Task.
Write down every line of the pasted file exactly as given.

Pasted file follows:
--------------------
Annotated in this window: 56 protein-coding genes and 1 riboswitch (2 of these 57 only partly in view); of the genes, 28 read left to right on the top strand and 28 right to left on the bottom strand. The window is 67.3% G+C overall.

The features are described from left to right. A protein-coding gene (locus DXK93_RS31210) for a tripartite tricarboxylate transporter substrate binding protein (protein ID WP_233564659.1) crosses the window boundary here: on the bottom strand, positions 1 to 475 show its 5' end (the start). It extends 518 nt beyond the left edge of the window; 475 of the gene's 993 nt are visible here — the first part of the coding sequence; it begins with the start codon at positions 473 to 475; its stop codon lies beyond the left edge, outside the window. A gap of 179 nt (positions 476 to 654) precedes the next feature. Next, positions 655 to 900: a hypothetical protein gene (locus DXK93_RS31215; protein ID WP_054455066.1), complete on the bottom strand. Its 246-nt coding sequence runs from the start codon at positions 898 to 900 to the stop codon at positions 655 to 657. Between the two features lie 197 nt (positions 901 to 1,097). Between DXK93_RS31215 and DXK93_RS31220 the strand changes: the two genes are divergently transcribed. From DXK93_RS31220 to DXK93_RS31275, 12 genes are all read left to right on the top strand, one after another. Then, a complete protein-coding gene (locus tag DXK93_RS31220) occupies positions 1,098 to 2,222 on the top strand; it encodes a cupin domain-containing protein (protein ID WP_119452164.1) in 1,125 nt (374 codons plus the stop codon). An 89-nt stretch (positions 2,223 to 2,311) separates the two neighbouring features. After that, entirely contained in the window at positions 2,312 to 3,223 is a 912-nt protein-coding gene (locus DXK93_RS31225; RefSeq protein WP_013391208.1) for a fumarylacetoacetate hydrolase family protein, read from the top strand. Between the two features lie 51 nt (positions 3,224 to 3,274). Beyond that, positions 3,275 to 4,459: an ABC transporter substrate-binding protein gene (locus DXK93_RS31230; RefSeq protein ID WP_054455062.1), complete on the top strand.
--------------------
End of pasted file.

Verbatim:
Annotated in this window: 56 protein-coding genes and 1 riboswitch (2 of these 57 only partly in view); of the genes, 28 read left to right on the top strand and 28 right to left on the bottom strand. The window is 67.3% G+C overall.

The features are described from left to right. A protein-coding gene (locus DXK93_RS31210) for a tripartite tricarboxylate transporter substrate binding protein (protein ID WP_233564659.1) crosses the window boundary here: on the bottom strand, positions 1 to 475 show its 5' end (the start). It extends 518 nt beyond the left edge of the window; 475 of the gene's 993 nt are visible here — the first part of the coding sequence; it begins with the start codon at positions 473 to 475; its stop codon lies beyond the left edge, outside the window. A gap of 179 nt (positions 476 to 654) precedes the next feature. Next, positions 655 to 900: a hypothetical protein gene (locus DXK93_RS31215; protein ID WP_054455066.1), complete on the bottom strand. Its 246-nt coding sequence runs from the start codon at positions 898 to 900 to the stop codon at positions 655 to 657. Between the two features lie 197 nt (positions 901 to 1,097). Between DXK93_RS31215 and DXK93_RS31220 the strand changes: the two genes are divergently transcribed. From DXK93_RS31220 to DXK93_RS31275, 12 genes are all read left to right on the top strand, one after another. Then, a complete protein-coding gene (locus tag DXK93_RS31220) occupies positions 1,098 to 2,222 on the top strand; it encodes a cupin domain-containing protein (protein ID WP_119452164.1) in 1,125 nt (374 codons plus the stop codon). An 89-nt stretch (positions 2,223 to 2,311) separates the two neighbouring features. After that, entirely contained in the window at positions 2,312 to 3,223 is a 912-nt protein-coding gene (locus DXK93_RS31225; RefSeq protein WP_013391208.1) for a fumarylacetoacetate hydrolase family protein, read from the top strand. Between the two features lie 51 nt (positions 3,224 to 3,274). Beyond that, positions 3,275 to 4,459: an ABC transporter substrate-binding protein gene (locus DXK93_RS31230; RefSeq protein ID WP_054455062.1), complete on the top strand.